When someone asks me, “What are you?” the conversation usually goes something like this:
“So… what are you?”
“I’m mixed, half Chinese and half white.”
“No way! I had no idea.”
“Like, one of your parents is full Chinese?”
“But you look white!”
“Can I guess if it’s your mom or dad who’s Chinese? I bet it’s your mom.”
“Yeah. She was born and raised in Trinidad, though. She’s never been to China. And my dad’s from the UK.”
“That’s crazy. Do you speak Chinese?”
“No, I don’t speak Cantonese or Mandarin. Or Hakka, which is actually what that side of my family speaks.”
“That’s so cool.”
To be honest, I don’t want to have this conversation. I want to shut it down and move on.
It’s not that I don’t want to talk about or I’m embarrassed of my heritage. I think it’s in large part how the subject is usually broached:
Like kids who think they’ve caught a beetle, people start out curious about me because I look a bit different.
Then they notice the beetle’s wearing a bow tie. Weird!
Further investigation required. Time to grab the microscope.
(Yes, in this case the beetle is me. No, I’m not crazy about being examined.)
Plus, ‘mixed’ doesn’t feel like an identity to me. I don’t feel like it says anything about my lived experience or creates a sense of community with others who would also identify as ‘mixed’.
The experiences of mixed race people are incredibly diverse. As a white-presenting, cisgendered, straight woman, I experience a great deal of privilege. Being a racial mix of white and Chinese (or any Asian heritage) is also commonly seen as a positive attribute (though it can certainly deteriorate into objectification and othering of the ‘exotic’ – in high school, a girl once said to me, “Half Asians are either, like, amazingly beautiful or super ugly.”)
Only other mixed people are able to really relate to my experiences as a mixed person. But, I find, we rarely talk about it. Every time–except for one–that I’ve met another mixed person, we mostly ignore this thing we have in common. We might exchange a nod or a short conversation about our ethnic backgrounds, a brief laugh about the annoyance of getting asked “What are you?”, but it rarely goes beyond that.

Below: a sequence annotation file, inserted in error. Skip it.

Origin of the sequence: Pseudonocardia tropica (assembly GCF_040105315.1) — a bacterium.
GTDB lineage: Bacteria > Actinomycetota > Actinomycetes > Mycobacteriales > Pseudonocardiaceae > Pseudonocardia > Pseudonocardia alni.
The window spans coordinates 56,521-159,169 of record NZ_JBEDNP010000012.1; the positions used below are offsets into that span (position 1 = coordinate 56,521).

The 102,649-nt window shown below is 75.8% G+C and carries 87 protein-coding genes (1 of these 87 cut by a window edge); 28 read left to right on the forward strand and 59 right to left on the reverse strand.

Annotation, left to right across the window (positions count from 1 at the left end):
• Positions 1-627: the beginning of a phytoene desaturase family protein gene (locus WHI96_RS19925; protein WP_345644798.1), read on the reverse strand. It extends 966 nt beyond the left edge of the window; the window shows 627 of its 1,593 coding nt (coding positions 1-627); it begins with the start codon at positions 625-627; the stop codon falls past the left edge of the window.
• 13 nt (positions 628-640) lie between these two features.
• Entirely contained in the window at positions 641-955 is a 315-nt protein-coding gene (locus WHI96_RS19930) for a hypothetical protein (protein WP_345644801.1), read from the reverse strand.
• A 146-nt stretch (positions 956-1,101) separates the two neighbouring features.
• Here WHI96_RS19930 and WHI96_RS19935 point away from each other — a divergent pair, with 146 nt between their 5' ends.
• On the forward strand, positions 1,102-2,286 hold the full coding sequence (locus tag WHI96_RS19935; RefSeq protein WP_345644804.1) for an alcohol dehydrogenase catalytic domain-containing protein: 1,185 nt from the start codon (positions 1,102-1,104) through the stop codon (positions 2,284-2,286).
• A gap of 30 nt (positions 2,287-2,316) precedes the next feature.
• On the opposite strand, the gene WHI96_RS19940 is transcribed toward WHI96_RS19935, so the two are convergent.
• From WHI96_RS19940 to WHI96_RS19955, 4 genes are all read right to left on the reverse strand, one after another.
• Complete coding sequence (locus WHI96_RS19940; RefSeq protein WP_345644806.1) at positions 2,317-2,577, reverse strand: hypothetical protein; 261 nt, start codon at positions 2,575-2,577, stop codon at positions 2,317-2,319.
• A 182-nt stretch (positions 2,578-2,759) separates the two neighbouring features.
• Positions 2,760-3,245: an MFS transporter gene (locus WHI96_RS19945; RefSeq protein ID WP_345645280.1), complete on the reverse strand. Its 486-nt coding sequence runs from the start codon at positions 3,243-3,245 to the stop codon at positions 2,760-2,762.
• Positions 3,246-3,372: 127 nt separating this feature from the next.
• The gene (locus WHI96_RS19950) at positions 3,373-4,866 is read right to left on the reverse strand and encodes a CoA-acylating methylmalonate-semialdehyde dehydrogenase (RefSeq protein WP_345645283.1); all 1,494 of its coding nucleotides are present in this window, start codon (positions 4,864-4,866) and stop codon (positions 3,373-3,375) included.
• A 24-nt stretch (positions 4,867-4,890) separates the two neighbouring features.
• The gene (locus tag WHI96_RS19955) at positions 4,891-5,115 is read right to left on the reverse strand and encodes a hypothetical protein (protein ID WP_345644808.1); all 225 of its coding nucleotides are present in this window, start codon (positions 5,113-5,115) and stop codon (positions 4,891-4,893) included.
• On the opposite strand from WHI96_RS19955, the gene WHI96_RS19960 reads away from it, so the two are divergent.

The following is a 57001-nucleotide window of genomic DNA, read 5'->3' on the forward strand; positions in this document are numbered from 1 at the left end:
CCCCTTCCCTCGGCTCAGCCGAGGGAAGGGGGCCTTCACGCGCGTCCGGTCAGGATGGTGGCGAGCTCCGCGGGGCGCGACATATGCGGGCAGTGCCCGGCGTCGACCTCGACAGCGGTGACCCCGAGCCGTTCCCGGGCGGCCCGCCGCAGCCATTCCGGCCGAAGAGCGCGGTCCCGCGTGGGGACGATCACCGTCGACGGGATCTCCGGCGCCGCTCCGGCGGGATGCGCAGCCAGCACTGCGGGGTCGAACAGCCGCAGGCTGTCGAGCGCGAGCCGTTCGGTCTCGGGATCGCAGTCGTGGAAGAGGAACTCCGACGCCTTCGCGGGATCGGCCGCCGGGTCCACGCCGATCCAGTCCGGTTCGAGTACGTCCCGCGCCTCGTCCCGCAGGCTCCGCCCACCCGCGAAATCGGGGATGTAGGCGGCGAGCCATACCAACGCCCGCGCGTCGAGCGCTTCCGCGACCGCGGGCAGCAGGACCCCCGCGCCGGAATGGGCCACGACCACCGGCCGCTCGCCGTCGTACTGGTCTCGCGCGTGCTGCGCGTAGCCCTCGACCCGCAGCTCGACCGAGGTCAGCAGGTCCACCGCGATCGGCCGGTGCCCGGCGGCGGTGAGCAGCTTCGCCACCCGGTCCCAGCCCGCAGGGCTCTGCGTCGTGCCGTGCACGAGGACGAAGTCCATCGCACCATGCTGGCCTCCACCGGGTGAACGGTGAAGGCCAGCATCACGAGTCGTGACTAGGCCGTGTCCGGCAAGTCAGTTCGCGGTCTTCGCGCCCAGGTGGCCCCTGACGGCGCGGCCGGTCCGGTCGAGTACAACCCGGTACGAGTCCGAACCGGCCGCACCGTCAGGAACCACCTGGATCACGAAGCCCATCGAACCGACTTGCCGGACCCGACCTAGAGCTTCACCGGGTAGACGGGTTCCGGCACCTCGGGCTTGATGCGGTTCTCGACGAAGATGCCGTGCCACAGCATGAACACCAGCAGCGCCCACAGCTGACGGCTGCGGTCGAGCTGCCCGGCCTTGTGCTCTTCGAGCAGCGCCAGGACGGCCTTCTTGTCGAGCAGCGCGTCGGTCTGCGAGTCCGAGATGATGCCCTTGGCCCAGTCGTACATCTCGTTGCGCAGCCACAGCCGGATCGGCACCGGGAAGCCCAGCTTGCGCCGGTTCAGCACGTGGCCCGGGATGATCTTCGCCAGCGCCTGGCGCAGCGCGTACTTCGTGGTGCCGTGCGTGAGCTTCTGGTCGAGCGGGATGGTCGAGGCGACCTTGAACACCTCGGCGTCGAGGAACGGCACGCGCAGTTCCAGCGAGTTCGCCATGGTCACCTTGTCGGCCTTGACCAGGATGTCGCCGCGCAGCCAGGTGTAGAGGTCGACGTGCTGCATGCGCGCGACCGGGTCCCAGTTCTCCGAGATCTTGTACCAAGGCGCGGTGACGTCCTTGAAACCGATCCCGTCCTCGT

I’m certainly part of the reason for that, and I’ve only recently begun to consider why.
I think it’s because I don’t want to chance having that same “what are you” conversation again, and I want to be respectful of the fact that they probably don’t want to have it either. It’s because I’m acutely aware that I look white and I assume they don’t think we have anything in common. It’s because it’s just a little… awkward.
Increasingly, I’m thinking that my awkwardness comes from not feeling like ‘mixed’ is an identity. ‘Mixed’ feels more like a placeholder, a sticky note holding the page until we get more information. Go a layer deeper, and we’ll know if we actually have something in common: I’m ethnically half Chinese and half white, and you’re half Filipino and half Jamaican? Cool. I guess we’ll stop the conversation there. But wait! My mother’s from Trinidad? Now we can reminisce about having parents from the Caribbean.
I think those of us who are mixed race have important lived experiences that we could and should build a community around, and that we’d get a lot from having that kind of community. Perhaps I feel the absence of a community more acutely because I don’t feel particularly connected to any of the ethnic communities of my heritage – I haven’t been in touch with my mother or her family since I was a teenager, and my father and stepmum (both Brits) have never been part of that community.
It could be we need a better word in order for this to happen. But ‘mixed’ is the least offensive option I’ve come across so far. That doesn’t mean it’s the right one. But if you call me a ‘halfer’—or worse yet a ‘mixie’—it may get me picturing your face covered in Slimer slime.
The only other linguistic option I feel is feasible right now is ‘beige’.
“What are you?”
Just picture the awesomely puzzled looks.
It’s not only different language that’s needed, but it’s an important piece. We need a better word than ‘mixed’, one that denotes a common experience and promotes community. Something that the people who fall into the category actually want to claim, to own as an identity.
I just don’t know what it is yet.